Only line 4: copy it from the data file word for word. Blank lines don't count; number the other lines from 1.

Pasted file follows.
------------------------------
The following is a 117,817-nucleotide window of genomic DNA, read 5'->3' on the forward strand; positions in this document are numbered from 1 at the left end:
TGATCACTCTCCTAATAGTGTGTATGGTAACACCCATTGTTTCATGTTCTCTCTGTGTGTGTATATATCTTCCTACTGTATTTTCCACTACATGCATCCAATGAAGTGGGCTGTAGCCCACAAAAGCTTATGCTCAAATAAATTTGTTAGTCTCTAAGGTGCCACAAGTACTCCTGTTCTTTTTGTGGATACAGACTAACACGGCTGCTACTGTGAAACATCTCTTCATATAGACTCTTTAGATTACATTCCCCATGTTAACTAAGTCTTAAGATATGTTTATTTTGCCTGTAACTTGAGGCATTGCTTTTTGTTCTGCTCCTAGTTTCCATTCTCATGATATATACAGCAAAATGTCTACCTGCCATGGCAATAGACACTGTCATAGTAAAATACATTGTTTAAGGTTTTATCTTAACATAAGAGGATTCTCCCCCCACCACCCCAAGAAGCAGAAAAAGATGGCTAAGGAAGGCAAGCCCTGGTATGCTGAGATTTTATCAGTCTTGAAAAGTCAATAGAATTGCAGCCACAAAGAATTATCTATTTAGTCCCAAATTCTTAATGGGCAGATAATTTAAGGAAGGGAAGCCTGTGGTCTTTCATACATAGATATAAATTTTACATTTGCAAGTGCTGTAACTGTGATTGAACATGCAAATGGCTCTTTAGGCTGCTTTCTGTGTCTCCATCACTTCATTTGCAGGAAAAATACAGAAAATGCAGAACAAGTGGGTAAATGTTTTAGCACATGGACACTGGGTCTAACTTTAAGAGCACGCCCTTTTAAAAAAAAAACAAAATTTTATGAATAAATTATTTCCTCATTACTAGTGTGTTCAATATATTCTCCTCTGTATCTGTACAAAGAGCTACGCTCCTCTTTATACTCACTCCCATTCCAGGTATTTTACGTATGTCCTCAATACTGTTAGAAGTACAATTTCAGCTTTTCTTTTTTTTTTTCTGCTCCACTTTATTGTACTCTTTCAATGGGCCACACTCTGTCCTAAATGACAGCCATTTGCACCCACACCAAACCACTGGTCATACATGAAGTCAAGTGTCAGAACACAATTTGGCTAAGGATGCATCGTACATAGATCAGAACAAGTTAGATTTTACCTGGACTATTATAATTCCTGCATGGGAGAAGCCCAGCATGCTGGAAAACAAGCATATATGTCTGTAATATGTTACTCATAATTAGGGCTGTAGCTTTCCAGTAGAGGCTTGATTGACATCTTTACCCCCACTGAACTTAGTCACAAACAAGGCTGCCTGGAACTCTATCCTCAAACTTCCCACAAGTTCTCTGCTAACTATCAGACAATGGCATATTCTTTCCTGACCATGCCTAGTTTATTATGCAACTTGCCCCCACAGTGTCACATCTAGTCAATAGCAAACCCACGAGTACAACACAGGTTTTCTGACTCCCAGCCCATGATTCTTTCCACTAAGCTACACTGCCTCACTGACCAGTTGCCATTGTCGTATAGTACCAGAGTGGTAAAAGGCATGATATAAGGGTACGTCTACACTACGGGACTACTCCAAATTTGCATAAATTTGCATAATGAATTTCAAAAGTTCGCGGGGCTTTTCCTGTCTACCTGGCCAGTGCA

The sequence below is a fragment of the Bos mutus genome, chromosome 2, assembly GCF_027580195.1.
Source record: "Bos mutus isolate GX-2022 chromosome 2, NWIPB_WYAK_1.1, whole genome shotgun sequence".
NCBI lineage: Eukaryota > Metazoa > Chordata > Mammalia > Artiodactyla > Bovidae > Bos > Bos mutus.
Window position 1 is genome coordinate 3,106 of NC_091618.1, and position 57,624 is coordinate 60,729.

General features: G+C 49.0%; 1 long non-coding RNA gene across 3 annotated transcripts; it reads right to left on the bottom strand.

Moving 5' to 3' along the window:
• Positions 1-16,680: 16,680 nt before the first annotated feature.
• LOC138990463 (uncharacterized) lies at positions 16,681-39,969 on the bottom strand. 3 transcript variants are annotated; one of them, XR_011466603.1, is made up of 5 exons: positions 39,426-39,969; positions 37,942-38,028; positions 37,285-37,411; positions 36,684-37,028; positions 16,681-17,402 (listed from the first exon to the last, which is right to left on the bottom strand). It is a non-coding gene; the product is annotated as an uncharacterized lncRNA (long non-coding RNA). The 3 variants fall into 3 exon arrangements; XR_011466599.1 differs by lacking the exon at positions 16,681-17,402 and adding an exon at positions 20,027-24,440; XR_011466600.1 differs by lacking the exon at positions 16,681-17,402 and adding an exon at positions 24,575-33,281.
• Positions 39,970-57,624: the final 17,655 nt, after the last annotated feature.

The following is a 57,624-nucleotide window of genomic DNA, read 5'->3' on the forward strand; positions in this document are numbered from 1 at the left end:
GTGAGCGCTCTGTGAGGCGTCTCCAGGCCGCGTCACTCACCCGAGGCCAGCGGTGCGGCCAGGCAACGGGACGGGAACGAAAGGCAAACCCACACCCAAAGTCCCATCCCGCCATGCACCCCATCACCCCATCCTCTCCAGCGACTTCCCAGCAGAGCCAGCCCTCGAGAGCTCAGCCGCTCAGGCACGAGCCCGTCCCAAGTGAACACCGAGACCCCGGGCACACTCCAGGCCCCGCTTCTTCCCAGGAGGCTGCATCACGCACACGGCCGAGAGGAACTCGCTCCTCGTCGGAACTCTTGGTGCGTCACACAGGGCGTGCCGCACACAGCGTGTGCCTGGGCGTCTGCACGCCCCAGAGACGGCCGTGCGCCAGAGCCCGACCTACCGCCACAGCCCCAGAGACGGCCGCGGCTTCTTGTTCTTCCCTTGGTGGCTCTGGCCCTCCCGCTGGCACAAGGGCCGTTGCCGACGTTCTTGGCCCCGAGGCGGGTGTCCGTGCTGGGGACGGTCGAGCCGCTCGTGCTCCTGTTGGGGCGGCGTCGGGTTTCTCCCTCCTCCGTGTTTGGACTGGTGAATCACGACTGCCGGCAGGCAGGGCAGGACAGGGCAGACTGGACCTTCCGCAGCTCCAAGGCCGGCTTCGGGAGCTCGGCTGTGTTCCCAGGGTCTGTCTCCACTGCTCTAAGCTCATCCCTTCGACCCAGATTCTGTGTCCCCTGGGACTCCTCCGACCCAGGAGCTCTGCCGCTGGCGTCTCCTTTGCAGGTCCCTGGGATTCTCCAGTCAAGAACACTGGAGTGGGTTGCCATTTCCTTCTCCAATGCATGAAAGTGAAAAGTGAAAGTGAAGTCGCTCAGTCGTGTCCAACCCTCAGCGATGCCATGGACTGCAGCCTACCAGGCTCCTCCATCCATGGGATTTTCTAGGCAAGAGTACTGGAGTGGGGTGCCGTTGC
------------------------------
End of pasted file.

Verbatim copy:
Source record: "Bos mutus isolate GX-2022 chromosome 2, NWIPB_WYAK_1.1, whole genome shotgun sequence".